* World markets in thrall to Fed’s reaction to growth
* FOMC minutes, Bernanke speech to set tone
* Contrasting growth messages to come from Japan and China
By Alan Wheatley, Global Economics Correspondent
LONDON, July 7 (Reuters) - As the Federal Reserve moves closer to scaling back its monetary stimulus, central banks in the rest of the world may get another reminder this week of just how tough it is to decouple from U.S. interest rates.
German and British bond yields tracked U.S. yields sharply higher on Friday following solid U.S. jobs data, a day after the European Central Bank and the Bank of England, anxious to protect their economies from rising U.S. borrowing costs, said they would keep short-term rates firmly anchored near zero.
Minutes of the Fed’s June 19 policy deliberations could put further upward pressure on bond yields if they show broad support for phasing out the central bank’s asset purchases, now running at $85 billion a month.
Fed Chairman Ben Bernanke caught markets off guard by announcing after that meeting that the bond buying could run its course by mid-2014, depending on job market developments.
“You can imagine a story where bond yields are dragged higher. Obviously policy makers here and in Europe won’t be too pleased with that,” said David Owen, chief European financial economist with Jefferies in London.
“All they can do is to try to reiterate that, from the point of view of the macro economy, Europe and the UK are not in the same space as the U.S. and so neither the ECB in particular, nor the Bank of England, is going to be raising rates for a very long time,” he added.
Bernanke will have the chance to set the record straight as he is due to give a speech hours after the minutes come out.
Victoria Clarke, an economist with Investec in London, said the Fed chief and his deputy, Janet Yellen, probably favoured a careful withdrawal of stimulus.
“But we should also caution that the minutes risk a round of further nervousness, given that they will cite not only the views of the more influential voting members, but all members including those who are keen for a more aggressive exit to take place,” Clarke said in a note.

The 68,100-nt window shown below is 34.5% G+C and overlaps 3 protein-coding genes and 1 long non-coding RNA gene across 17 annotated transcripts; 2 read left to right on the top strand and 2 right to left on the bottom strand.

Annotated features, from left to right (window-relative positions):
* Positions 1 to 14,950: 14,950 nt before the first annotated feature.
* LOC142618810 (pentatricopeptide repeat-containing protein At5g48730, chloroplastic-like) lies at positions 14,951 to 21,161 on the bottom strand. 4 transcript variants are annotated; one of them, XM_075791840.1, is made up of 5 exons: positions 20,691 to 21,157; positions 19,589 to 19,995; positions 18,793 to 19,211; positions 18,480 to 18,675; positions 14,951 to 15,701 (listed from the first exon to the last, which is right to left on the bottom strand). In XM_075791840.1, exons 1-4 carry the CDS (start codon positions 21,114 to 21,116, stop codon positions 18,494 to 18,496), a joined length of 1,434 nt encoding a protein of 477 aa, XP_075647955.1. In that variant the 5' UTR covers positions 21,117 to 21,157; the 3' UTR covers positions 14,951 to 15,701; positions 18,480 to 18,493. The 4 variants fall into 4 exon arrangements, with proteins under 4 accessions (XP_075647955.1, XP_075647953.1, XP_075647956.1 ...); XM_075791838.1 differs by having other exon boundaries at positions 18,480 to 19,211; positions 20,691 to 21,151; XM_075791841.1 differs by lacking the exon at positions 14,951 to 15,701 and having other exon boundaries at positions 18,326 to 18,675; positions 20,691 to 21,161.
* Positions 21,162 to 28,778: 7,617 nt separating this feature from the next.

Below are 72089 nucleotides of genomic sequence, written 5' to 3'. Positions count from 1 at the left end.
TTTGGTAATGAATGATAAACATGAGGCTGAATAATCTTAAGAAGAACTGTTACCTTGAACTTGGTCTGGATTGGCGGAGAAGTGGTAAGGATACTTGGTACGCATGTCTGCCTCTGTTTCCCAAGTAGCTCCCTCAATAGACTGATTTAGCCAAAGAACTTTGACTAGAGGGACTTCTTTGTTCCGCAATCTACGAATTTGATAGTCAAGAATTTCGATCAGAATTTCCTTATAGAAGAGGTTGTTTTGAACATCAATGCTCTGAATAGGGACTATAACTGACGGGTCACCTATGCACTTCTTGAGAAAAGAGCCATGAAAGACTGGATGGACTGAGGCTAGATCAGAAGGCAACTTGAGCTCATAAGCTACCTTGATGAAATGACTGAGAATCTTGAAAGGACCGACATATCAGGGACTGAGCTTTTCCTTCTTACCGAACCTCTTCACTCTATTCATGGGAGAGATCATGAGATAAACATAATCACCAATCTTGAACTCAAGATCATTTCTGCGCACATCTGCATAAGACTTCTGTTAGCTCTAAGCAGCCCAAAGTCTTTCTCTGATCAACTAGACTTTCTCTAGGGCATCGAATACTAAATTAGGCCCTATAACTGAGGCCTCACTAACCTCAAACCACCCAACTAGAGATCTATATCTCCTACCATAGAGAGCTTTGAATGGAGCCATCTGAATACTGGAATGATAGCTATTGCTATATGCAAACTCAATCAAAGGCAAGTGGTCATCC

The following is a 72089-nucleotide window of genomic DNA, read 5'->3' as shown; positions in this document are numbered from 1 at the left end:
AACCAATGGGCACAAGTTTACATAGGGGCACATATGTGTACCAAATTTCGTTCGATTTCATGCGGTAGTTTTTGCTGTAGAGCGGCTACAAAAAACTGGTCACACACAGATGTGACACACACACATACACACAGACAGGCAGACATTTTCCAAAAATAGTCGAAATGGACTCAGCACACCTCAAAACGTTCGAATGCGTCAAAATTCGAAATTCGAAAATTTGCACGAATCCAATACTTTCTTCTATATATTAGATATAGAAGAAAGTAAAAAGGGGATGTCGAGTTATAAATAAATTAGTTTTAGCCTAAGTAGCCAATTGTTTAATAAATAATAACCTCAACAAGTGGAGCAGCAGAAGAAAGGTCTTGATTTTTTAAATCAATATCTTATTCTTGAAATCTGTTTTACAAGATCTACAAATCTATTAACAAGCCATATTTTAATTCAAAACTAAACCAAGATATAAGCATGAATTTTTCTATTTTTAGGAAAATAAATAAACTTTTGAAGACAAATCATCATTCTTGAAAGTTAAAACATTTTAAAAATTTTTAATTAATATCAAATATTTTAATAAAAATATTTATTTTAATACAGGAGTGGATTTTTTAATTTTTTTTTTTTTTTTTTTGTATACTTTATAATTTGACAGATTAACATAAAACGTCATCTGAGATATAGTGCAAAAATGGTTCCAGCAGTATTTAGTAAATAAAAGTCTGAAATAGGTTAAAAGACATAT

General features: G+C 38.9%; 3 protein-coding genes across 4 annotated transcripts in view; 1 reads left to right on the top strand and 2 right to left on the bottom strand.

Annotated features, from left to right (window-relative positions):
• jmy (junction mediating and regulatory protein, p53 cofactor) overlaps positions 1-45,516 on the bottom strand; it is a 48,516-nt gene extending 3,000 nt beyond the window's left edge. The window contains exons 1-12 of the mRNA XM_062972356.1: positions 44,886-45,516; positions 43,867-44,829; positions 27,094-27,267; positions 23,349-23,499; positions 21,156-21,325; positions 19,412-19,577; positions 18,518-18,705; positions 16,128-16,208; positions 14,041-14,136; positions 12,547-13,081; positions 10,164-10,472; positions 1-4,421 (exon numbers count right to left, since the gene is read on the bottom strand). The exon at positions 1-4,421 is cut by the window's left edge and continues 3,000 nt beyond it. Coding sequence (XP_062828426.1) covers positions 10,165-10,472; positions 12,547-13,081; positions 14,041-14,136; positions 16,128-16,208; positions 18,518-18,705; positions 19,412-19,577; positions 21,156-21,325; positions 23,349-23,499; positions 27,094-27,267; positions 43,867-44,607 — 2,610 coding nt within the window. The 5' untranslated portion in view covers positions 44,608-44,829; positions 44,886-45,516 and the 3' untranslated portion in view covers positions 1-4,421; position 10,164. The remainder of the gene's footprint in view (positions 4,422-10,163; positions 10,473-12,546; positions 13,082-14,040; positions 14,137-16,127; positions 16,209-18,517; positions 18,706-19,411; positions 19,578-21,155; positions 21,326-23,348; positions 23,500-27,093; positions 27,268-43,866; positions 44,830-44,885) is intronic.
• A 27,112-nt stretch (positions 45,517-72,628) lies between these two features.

Friday’s employment report can only strengthen the hand of the Fed’s hawks.
The economy added 195,000 payroll jobs in June, and the average monthly increase since September exceeds 200,000 - the threshold many think needs to be breached for growth to advance from its well-established rate of around 2 percent.
Bruce Kasman, an economist with J.P. Morgan in New York, now expects the Fed to start whittling down its bond buying in September. Before the jobs data he had thought the central bank might wait until December.
“The Fed has gotten what it needs to begin tapering. The substantial improvement in the labour market is there,” Kasman said on a conference call.
Japan also has wind in its sails at long last, and the Bank of Japan, - engaged, like the Fed, in a vast expansion of its balance sheet - is expected to upgrade its outlook of the economy for the seventh month in a row.
“Japan will outperform other developed markets for the rest of 2013,” said Patrick Zweifel, chief economist in Geneva for Pictet Asset Management.
He said political risks facing the euro zone remained a concern, as last week’s government rift in Portugal showed. But, even though May industrial output is likely to have edged down, Zweifel said economic headwinds were abating and the 17-country area could eke out modest growth in the second half of 2013.
By contrast, China, the world’s second-largest economy, is likely to report sluggish exports and imports with deflation entrenched at the wholesale level - a tell-tale sign of overcapacity plaguing many industries, including shipping.
On Friday, China’s largest private shipbuilder appealed for financial help from the government and big shareholders after cutting its workforce and delaying payments to suppliers.
“Despite recent signs of bottoming out in domestic activity, growth outlook remains fragile,” said Tao Wang, UBS’s chief China economist.